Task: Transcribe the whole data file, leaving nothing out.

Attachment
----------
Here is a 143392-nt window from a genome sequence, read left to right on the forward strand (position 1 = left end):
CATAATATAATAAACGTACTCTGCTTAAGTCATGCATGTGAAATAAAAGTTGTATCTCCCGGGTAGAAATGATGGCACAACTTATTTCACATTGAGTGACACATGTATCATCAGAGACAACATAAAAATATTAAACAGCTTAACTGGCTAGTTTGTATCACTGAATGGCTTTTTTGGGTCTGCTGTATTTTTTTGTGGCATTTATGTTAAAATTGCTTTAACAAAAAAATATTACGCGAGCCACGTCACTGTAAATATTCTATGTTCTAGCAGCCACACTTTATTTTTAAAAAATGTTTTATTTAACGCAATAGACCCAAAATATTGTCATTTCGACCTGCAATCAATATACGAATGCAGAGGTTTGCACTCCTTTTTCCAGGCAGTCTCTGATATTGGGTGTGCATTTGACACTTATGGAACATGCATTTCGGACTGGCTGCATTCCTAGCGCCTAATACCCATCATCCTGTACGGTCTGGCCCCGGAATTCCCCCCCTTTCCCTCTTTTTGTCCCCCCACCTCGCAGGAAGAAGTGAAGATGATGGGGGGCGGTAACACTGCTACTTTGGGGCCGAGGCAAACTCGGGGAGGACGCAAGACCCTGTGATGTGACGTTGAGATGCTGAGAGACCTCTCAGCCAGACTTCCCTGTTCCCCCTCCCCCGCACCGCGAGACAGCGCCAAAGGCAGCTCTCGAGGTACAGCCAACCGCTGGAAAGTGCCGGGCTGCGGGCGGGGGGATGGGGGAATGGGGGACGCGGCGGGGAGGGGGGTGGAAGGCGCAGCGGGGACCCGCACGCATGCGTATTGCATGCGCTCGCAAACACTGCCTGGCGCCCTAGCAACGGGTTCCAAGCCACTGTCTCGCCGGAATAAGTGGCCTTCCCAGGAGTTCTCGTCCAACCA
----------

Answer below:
Here is a 143392-nt window from a genome sequence, read left to right on the forward strand (position 1 = left end):
CATAATATAATAAACGTACTCTGCTTAAGTCATGCATGTGAAATAAAAGTTGTATCTCCCGGGTAGAAATGATGGCACAACTTATTTCACATTGAGTGACACATGTATCATCAGAGACAACATAAAAATATTAAACAGCTTAACTGGCTAGTTTGTATCACTGAATGGCTTTTTTGGGTCTGCTGTATTTTTTTGTGGCATTTATGTTAAAATTGCTTTAACAAAAAAATATTACGCGAGCCACGTCACTGTAAATATTCTATGTTCTAGCAGCCACACTTTATTTTTAAAAAATGTTTTATTTAACGCAATAGACCCAAAATATTGTCATTTCGACCTGCAATCAATATACGAATGCAGAGGTTTGCACTCCTTTTTCCAGGCAGTCTCTGATATTGGGTGTGCATTTGACACTTATGGAACATGCATTTCGGACTGGCTGCATTCCTAGCGCCTAATACCCATCATCCTGTACGGTCTGGCCCCGGAATTCCCCCCCTTTCCCTCTTTTTGTCCCCCCACCTCGCAGGAAGAAGTGAAGATGATGGGGGGCGGTAACACTGCTACTTTGGGGCCGAGGCAAACTCGGGGAGGACGCAAGACCCTGTGATGTGACGTTGAGATGCTGAGAGACCTCTCAGCCAGACTTCCCTGTTCCCCCTCCCCCGCACCGCGAGACAGCGCCAAAGGCAGCTCTCGAGGTACAGCCAACCGCTGGAAAGTGCCGGGCTGCGGGCGGGGGGATGGGGGAATGGGGGACGCGGCGGGGAGGGGGGTGGAAGGCGCAGCGGGGACCCGCACGCATGCGTATTGCATGCGCTCGCAAACACTGCCTGGCGCCCTAGCAACGGGTTCCAAGCCACTGTCTCGCCGGAATAAGTGGCCTTCCCAGGAGTTCTCGTCCAACCA